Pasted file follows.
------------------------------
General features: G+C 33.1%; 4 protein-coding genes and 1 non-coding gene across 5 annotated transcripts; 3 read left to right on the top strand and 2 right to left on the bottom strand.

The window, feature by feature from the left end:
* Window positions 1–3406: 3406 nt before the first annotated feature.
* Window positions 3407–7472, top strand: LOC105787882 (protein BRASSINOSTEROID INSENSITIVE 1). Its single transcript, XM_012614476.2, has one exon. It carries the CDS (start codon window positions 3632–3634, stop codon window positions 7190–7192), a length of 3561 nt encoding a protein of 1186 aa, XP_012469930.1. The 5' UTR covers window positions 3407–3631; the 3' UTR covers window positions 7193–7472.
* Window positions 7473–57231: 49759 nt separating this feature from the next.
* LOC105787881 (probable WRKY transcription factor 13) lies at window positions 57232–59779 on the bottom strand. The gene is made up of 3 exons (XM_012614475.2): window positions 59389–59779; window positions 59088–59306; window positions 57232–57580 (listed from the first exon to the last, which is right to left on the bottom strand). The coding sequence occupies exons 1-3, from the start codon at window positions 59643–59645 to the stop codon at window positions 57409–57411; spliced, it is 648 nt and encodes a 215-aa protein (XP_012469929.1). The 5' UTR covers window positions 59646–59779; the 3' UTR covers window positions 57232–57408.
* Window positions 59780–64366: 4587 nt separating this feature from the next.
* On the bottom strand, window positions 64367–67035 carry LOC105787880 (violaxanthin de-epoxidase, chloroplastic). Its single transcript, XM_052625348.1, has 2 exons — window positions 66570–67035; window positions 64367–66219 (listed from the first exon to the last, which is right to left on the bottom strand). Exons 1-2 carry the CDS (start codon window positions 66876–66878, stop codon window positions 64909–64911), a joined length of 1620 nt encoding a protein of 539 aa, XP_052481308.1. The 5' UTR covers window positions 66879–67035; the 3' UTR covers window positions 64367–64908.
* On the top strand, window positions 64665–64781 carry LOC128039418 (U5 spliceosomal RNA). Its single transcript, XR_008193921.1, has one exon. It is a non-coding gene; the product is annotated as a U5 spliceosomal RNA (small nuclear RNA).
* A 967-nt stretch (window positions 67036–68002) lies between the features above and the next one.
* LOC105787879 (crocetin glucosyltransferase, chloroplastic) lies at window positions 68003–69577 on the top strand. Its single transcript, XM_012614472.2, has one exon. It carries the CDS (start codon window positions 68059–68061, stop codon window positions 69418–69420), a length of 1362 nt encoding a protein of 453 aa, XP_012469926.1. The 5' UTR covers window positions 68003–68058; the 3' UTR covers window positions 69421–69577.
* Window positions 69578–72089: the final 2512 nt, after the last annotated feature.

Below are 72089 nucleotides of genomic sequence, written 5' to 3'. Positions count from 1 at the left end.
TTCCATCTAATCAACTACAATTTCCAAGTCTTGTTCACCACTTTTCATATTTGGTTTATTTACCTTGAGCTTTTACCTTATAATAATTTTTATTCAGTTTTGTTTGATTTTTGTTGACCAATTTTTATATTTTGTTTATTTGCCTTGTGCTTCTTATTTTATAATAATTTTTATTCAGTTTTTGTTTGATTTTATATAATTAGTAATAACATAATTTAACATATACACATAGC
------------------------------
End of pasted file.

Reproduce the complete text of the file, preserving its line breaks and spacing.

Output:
General features: G+C 33.1%; 4 protein-coding genes and 1 non-coding gene across 5 annotated transcripts; 3 read left to right on the top strand and 2 right to left on the bottom strand.

The window, feature by feature from the left end:
* Window positions 1–3406: 3406 nt before the first annotated feature.
* Window positions 3407–7472, top strand: LOC105787882 (protein BRASSINOSTEROID INSENSITIVE 1). Its single transcript, XM_012614476.2, has one exon. It carries the CDS (start codon window positions 3632–3634, stop codon window positions 7190–7192), a length of 3561 nt encoding a protein of 1186 aa, XP_012469930.1. The 5' UTR covers window positions 3407–3631; the 3' UTR covers window positions 7193–7472.
* Window positions 7473–57231: 49759 nt separating this feature from the next.
* LOC105787881 (probable WRKY transcription factor 13) lies at window positions 57232–59779 on the bottom strand. The gene is made up of 3 exons (XM_012614475.2): window positions 59389–59779; window positions 59088–59306; window positions 57232–57580 (listed from the first exon to the last, which is right to left on the bottom strand). The coding sequence occupies exons 1-3, from the start codon at window positions 59643–59645 to the stop codon at window positions 57409–57411; spliced, it is 648 nt and encodes a 215-aa protein (XP_012469929.1). The 5' UTR covers window positions 59646–59779; the 3' UTR covers window positions 57232–57408.
* Window positions 59780–64366: 4587 nt separating this feature from the next.
* On the bottom strand, window positions 64367–67035 carry LOC105787880 (violaxanthin de-epoxidase, chloroplastic). Its single transcript, XM_052625348.1, has 2 exons — window positions 66570–67035; window positions 64367–66219 (listed from the first exon to the last, which is right to left on the bottom strand). Exons 1-2 carry the CDS (start codon window positions 66876–66878, stop codon window positions 64909–64911), a joined length of 1620 nt encoding a protein of 539 aa, XP_052481308.1. The 5' UTR covers window positions 66879–67035; the 3' UTR covers window positions 64367–64908.
* On the top strand, window positions 64665–64781 carry LOC128039418 (U5 spliceosomal RNA). Its single transcript, XR_008193921.1, has one exon. It is a non-coding gene; the product is annotated as a U5 spliceosomal RNA (small nuclear RNA).
* A 967-nt stretch (window positions 67036–68002) lies between the features above and the next one.
* LOC105787879 (crocetin glucosyltransferase, chloroplastic) lies at window positions 68003–69577 on the top strand. Its single transcript, XM_012614472.2, has one exon. It carries the CDS (start codon window positions 68059–68061, stop codon window positions 69418–69420), a length of 1362 nt encoding a protein of 453 aa, XP_012469926.1. The 5' UTR covers window positions 68003–68058; the 3' UTR covers window positions 69421–69577.
* Window positions 69578–72089: the final 2512 nt, after the last annotated feature.

Below are 72089 nucleotides of genomic sequence, written 5' to 3'. Positions count from 1 at the left end.
TTCCATCTAATCAACTACAATTTCCAAGTCTTGTTCACCACTTTTCATATTTGGTTTATTTACCTTGAGCTTTTACCTTATAATAATTTTTATTCAGTTTTGTTTGATTTTTGTTGACCAATTTTTATATTTTGTTTATTTGCCTTGTGCTTCTTATTTTATAATAATTTTTATTCAGTTTTTGTTTGATTTTATATAATTAGTAATAACATAATTTAACATATACACATAGC